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Friday, 13 January 2012

The Magic of Chicken Fricassee

By Marvin Waldman

If your wife, Irma, the only one who knew you weren’t such a nothing, has been dead for 17 years and your daughter calls you from god-knows-where only a couple of times a year, and then only out of obligation and if your friends, the few you had, are either dead and/or living in Boca Raton, and if the shoe store you took over from your father has long been turned into a Starbucks, then it’s a bet you no longer bother to match your socks.

If you should happen to look down and see that the right one is black and the left one is brown (yesterday the left one was white), you don’t feel the slightest compunction to correct the disparity. And if someone should notice that there is a mismatch going on in your shoes and tells you so, that’ll be just fine with you.

The likelihood of that happening, of course, is next to none being that you rarely leave the apartment you’ve rented, not to mention the fact that nobody is very interested in you, much less your socks. So you mainly stay at home wearing any socks you damn well please.

But every once in a while, once a year or so, you climb down the three flights from your apartment to the street, you walk seven blocks to the subway and take it downtown to where the store once was, where there once was a storeroom where you first made love to Irma - on a shipment of boxes filled with suede pumps.

When you make this annual trip to the honeymoon suite turned Starbucks, you stand there watching the people walk out carrying their lattes. And then you walk a few blocks to the delicatessen that is still there after all these years and you eat something good for a change.

It’s this year’s outing and here you are sitting in the delicatessen at a table near the bathroom where they put people who don’t complain about sitting at a table near the bathroom.

The waitress comes over. She is young and pretty and she has a big, round behind, the kind that would soften the hardness of boxes. She asks you what you’d like. You’re not sure.

“You had the chicken fricassee the last time you were here,” she says.

“You remember?” you say. “You remember?” You become aware of the fact that you said, “You remember?” two times in a row so you stop yourself from saying it a third time.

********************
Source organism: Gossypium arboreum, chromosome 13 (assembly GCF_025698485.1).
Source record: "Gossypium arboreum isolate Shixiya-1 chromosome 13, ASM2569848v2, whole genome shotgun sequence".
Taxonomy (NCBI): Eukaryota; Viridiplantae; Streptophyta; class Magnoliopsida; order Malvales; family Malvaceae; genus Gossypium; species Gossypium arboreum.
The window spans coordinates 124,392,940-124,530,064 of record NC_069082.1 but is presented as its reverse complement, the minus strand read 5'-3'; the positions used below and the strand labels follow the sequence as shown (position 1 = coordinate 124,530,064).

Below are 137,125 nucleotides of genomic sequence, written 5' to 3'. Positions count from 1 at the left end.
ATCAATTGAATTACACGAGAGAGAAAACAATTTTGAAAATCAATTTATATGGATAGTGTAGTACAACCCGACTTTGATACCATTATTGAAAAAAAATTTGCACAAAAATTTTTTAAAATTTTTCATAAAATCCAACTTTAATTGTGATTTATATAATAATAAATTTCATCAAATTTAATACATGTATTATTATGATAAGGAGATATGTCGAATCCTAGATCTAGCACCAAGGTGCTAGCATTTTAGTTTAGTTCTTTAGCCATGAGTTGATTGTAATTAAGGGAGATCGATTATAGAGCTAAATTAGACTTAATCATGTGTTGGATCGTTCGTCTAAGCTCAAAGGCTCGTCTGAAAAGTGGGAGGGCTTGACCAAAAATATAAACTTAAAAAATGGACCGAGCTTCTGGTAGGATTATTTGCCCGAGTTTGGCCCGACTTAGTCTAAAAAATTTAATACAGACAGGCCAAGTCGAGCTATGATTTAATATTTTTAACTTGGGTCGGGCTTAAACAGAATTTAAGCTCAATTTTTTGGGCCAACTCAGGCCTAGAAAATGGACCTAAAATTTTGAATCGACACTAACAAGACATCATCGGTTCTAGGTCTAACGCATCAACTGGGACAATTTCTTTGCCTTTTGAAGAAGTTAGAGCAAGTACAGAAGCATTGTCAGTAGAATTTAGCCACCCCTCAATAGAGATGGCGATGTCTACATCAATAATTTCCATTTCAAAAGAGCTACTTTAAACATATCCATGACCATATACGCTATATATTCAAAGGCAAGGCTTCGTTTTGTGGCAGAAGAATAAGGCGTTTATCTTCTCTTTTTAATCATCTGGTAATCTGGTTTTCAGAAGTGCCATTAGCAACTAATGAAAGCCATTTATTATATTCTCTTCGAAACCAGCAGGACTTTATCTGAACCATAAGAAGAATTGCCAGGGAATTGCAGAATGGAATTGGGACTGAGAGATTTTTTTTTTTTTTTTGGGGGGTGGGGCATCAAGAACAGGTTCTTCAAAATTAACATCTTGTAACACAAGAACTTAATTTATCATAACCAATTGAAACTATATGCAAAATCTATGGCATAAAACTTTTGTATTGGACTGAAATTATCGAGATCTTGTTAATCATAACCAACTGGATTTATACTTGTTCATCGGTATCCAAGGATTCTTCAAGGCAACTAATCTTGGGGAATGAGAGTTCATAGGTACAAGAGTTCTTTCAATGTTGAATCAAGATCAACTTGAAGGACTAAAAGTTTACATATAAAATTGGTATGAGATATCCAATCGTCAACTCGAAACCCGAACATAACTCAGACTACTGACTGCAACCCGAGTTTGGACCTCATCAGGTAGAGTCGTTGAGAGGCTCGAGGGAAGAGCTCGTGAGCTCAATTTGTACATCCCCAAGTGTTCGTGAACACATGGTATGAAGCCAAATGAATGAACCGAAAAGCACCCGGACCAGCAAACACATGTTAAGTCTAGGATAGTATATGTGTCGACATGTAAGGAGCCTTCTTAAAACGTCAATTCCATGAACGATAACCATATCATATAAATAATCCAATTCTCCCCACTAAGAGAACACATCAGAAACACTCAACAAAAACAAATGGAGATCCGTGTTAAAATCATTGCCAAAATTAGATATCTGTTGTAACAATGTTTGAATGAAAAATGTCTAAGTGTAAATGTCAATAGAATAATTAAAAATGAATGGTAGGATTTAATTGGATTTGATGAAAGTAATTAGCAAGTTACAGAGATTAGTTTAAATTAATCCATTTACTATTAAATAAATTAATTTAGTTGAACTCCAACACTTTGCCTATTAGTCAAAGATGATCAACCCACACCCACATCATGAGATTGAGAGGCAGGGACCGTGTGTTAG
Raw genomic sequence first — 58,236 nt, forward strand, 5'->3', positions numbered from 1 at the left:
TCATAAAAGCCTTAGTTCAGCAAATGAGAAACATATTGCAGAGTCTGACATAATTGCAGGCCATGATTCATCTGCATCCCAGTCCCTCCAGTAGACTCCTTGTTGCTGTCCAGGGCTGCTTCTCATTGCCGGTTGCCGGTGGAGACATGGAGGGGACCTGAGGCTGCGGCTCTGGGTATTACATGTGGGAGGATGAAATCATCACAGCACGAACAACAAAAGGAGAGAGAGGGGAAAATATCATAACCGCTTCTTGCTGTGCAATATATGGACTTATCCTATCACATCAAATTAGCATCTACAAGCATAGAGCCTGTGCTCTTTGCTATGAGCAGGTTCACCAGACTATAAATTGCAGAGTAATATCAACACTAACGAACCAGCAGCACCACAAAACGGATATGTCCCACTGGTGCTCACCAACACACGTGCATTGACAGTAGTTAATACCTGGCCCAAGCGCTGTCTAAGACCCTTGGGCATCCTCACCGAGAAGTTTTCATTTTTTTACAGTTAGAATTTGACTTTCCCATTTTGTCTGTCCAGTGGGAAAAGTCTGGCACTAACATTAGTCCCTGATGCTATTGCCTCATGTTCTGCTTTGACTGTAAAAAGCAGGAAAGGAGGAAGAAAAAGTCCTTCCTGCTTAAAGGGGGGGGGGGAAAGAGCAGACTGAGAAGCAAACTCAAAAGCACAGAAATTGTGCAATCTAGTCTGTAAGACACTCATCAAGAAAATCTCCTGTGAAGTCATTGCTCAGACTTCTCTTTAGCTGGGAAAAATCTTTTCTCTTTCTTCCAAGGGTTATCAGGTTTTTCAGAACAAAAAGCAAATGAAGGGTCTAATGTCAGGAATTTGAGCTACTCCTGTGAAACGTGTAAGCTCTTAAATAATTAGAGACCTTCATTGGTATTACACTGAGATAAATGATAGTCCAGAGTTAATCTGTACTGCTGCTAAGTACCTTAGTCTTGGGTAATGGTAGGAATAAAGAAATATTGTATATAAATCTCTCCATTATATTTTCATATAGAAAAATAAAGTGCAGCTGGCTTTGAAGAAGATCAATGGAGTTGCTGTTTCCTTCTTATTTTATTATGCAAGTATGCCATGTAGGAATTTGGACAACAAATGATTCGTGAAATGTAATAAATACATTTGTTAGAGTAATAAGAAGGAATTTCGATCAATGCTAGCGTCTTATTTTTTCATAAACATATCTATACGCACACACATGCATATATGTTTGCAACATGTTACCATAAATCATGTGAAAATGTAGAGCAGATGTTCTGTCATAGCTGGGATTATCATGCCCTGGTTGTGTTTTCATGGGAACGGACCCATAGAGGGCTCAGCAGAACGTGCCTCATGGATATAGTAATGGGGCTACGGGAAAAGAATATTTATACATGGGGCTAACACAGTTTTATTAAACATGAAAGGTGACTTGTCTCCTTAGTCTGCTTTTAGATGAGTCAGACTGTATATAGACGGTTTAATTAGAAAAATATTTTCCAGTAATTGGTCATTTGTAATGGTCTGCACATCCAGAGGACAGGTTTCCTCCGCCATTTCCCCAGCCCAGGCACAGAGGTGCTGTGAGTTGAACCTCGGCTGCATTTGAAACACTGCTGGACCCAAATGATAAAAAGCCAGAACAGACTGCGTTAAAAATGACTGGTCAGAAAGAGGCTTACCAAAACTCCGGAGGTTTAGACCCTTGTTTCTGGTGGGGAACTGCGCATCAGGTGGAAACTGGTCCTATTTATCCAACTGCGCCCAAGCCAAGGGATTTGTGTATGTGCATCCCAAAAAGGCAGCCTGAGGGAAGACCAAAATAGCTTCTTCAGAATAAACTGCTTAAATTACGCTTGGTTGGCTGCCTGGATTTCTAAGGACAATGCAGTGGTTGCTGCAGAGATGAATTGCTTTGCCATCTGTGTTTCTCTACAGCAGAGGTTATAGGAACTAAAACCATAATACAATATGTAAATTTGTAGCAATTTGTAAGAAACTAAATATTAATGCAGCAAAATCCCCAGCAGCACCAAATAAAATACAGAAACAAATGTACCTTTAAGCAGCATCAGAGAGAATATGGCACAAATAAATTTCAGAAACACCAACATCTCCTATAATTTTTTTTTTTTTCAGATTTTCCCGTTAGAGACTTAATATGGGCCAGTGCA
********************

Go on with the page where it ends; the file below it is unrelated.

“Absolutely,” she says, “you were sitting right here and you had the chicken fricassee, the appetizer portion.”

You stare at her for what seems like 17 years and then, like an idiot, your eyes start to moisten and your throat tightens but you manage to blurt out, “I’ll have the chicken fricassee, the appetizer portion.”

“Good choice,” she says with a wink and heads for the kitchen.

After she vanishes behind the door you look down at your socks. You decide that after lunch you will go home and change.


[INVITATION: All elders, 50 and older, are welcome to submit stories for this blog. They can be fiction, non-fiction, poetry, memoir, etc. PLEASE read instructions for submitting.]

Posted by Ronni Bennett at 05:30 AM | Permalink | Email this post

Comments

What a lovely, touching piece.

I've read and enjoyed all of your stories,Marvin,and wonder if it's time for you to give Arlene Applebaum a call.

Suppose she's not bothering to match her socks anymore either and suppose further that she loves Chicken Fricassee,too.

Worth a call!

Could you get a place on the ground floor? It wouldn't be the going down I would mind, it would be the thought of the struggle of climbing back up.:) Loved your story.
Michigan Grandma

Perfectly precious piece, Marvin. THANKS

Thanks for letting me know that I am not the only one who gets these feelings sometime.

Loved this story, Marvin. I don't know who Arlene Applebaum is, but I agree that she would be a lucky woman if you called her. Make her day! And maybe yours while you are at it. She might not be Irma, but I'll bet she's worth a pair of matching socks.

What a GREAT story! You are an inspiration.

Loved your endearing character and story.

Just read your archives--they are all great pieces, but what's with the once-a-year posting? MORE, MORE!


That chicken fricassee story warmed my heart!!

I agree with Nancy, it's time to call Arlene!!

Just saw an award winning Argentinean film "Elsa and Fred."

It's about a widower who is inspired to change his socks!!

Wow. Just wow.

What a touching, heartwarming story. Thanks!

Iam glad someone else likes
Chicken and remembers like you have
mhh

I loved it; the poignancy and humor of it all.

Such a beautiful, wistful story. I loved it. Just this past week I have caught myself wearing one black and one blue sock to work, trying to convince myself no one would notice. I'm cringing.

Outstanding, Marvin... clearly, you listened well to your grandparents' stories. One would almost think you knew what elderhood felt like, just a smidge. And, oh, that Smidge. Thanks, made my day!

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